Monitor the White Giants

Publication: 11/09/2020 12:00 AM
Topic: News
UNIMI-ITA-sito
We talk to Prof. Guglielmina Diolaiuti of the Department of Environmental Science and Policy (DESP) of the University of Milan


Q. Can you explain the work of your Department?

A. The Department of Environmental Science and Policy was born in 2017 responding to the need to study the environment and its natural and anthropogenic components with a modern scientific approach, which combines the traditional naturalistic disciplines with the skills of economists and experts in socioeconomic field. In Italy it is a big news but abroad this combination is now consolidated, it allows to train young graduates with useful skills to solve and manage complex environmental problems. I am a Professor of Physical Geography and Geomorphology and I deal with the physical landscape of the high mountains and its transformations, especially as a result of the ongoing climate changes. My research, in particular, is focused on the "White Giants" of our mountains, the glaciers! My group studies the mass and surface variations of glaciers in the Alps and Karakorum, for this application we use different techniques, ranging from remote sensing with satellites and drones to field surveys, that involve the acquisition of measurements on the surface of glaciers and the installation of instrumentation on glaciers.

Q. For what type of monitoring do you use LSI Lastem instrumentation?

A. In 2005 we installed the first automatic weather station on the surface of an Italian glacier, the Forni glacier in the Stelvio National Park. The station was purchased by LSI Lastem and is equipped with sensors to detect the 7 weather parameters as required by the WMO. The station is still working today and allowed to describe the surface weather conditions on a large alpine glacier for fifteen years. We measure the katabatic wind that blows even at 140 km/h and sweeps the glacier in a way not very different from what happens in Antarctica! We measure the short and long wave radiative components and calculate the turbulent flows that together with the net radiation determine the glacial melting. The collected data allow to estimate the melting of the ice at an hourly resolution at 2750 m altitude. Unfortunately, the result is that the glacier looses up to 8 cm of thickness per day and up to 6 m of thickness per year!!! The net radiometer allows to quantify the albedo or reflectivity of the glacial surface. This result in a slow but steady decline. It means that the glacier is less and less white and more and more grey over time due to dust and black carbon! This is a global problem, it does not concern only the Forni Glacier, it is called darkening and causes the world's glaciers less and less white, to melt more and more rapidly.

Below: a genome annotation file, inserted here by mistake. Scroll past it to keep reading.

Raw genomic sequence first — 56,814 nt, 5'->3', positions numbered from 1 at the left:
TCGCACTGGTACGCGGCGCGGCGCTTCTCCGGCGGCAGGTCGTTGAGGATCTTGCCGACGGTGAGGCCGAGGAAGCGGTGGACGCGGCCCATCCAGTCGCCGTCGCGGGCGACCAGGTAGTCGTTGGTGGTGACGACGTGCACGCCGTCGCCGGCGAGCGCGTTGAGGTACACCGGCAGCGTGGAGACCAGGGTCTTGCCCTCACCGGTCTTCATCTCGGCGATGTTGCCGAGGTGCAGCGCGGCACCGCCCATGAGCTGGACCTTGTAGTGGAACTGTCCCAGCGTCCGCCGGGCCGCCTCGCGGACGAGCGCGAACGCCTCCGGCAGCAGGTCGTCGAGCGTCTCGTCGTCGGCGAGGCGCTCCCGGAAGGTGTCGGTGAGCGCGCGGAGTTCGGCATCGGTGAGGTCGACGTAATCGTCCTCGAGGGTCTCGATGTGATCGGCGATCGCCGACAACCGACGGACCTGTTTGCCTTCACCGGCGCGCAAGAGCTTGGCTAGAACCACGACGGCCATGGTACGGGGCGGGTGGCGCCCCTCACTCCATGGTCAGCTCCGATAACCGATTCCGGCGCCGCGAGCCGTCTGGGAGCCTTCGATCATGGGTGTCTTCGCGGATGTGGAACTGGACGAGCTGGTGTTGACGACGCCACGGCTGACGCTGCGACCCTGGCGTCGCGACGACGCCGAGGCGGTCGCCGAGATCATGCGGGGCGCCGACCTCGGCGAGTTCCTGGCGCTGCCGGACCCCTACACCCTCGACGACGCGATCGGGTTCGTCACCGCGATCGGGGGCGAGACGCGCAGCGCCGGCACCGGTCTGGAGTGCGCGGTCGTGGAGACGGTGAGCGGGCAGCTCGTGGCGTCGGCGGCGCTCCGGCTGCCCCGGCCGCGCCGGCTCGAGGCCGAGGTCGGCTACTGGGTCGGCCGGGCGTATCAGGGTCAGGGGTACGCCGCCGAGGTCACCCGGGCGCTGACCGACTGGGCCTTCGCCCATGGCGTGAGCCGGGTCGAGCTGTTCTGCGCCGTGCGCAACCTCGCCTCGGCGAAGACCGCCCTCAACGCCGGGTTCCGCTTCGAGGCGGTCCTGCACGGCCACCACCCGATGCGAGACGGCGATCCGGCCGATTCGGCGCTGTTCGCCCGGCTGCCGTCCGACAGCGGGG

Q. How long have you been using our instrumentation? What are the most important characteristics that a measuring device must have for your research?

A. As mentioned, we have been using LSI Lastem instrumentation for 15 years on the Forni glacier and for 11 years in the Stelvio Park to measure the level of the water (which we convert into flow) of 11 streams in the Park with a prevalently nivoglacial supply. These hydrometric measurements are very important for the Park, in fact they allow to know how much water flows in the streams and its seasonal and inter-annual variability. The instrumentation for these measurements must be robust, acquire for long periods without human control in extreme environmental conditions, in remote and cold areas. We therefore need devices capable of withstanding these adverse conditions! It is not easy to find them on the market! Q. What are the ideas for improvement and innovation that you would like to suggest for the evolution of our systems? A. I would like to be able to download the data from E-Log with a simple USB and not necessarily having to bring the PC to the field (in a remote area...) or to be able to change the configuration from the data logger itself and not necessarily from the PC (always to facilitate myself in the field). The advantage of E-Log, however, is to have the display that shows me the data in the field and this is already excellent for a data logger to be used in remote areas. It wouldn’t hurt to be possible to configure it (simple things like changing the acquisition time resolution) in the field or complete the data logger with a small and low-cost tablet ready for these small operations.